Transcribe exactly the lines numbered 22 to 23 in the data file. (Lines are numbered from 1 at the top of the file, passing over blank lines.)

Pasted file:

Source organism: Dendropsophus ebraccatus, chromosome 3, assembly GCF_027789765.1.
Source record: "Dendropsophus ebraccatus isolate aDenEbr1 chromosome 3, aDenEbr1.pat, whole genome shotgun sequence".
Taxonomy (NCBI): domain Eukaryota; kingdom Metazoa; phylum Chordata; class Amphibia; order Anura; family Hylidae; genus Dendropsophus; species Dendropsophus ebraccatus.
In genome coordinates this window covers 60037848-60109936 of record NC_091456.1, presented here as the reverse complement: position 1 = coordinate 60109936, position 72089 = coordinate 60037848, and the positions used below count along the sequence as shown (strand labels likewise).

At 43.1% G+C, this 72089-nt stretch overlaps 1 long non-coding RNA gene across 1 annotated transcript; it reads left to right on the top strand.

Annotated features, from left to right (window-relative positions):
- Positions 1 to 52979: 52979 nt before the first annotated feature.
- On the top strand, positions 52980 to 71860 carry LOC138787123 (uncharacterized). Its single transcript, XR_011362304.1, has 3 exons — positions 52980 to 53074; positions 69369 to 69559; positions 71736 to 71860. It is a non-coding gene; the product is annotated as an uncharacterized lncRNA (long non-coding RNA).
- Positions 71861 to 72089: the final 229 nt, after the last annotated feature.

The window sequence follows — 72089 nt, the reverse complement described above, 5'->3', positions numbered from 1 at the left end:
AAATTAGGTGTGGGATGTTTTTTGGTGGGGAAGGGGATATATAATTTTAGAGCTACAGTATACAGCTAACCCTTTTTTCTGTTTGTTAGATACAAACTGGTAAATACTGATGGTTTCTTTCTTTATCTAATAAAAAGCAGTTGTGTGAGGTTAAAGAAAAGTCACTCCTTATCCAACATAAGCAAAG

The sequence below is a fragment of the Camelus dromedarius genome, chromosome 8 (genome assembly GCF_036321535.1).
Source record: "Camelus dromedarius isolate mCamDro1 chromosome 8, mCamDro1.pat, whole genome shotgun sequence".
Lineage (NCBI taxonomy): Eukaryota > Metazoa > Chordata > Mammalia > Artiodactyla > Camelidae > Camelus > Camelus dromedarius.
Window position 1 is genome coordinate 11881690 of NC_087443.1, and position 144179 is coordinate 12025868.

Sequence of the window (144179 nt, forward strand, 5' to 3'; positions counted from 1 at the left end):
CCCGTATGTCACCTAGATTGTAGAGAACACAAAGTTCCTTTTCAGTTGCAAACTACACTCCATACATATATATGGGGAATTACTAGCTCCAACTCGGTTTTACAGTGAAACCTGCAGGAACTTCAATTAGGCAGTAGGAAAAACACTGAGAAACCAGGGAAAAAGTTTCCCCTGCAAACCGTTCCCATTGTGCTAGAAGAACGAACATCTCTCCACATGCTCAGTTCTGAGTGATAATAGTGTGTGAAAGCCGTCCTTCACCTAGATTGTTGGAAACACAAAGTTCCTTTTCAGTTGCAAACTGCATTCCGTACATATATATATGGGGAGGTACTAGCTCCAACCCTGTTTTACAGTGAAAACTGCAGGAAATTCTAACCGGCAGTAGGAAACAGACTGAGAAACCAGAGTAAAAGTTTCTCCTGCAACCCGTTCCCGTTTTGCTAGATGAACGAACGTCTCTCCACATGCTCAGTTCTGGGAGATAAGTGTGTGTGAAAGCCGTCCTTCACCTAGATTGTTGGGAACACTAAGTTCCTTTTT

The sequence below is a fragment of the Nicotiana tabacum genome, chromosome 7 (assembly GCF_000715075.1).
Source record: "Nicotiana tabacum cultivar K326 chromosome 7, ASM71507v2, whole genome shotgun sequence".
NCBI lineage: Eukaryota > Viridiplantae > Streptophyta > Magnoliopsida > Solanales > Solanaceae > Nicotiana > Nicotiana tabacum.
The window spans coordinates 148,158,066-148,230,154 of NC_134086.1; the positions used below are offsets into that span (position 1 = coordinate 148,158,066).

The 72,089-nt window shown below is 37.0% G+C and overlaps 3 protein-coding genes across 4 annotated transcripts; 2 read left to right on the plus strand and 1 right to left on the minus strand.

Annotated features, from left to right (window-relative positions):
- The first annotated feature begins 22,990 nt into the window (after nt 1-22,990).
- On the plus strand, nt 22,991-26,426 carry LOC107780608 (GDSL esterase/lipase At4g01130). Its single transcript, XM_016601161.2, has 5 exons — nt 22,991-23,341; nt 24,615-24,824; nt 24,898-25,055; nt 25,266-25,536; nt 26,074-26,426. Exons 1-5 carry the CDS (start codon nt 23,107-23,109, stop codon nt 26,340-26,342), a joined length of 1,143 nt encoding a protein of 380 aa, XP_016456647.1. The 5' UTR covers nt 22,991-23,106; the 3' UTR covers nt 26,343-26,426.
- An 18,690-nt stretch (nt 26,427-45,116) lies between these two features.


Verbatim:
The 72,089-nt window shown below is 37.0% G+C and overlaps 3 protein-coding genes across 4 annotated transcripts; 2 read left to right on the plus strand and 1 right to left on the minus strand.

Annotated features, from left to right (window-relative positions):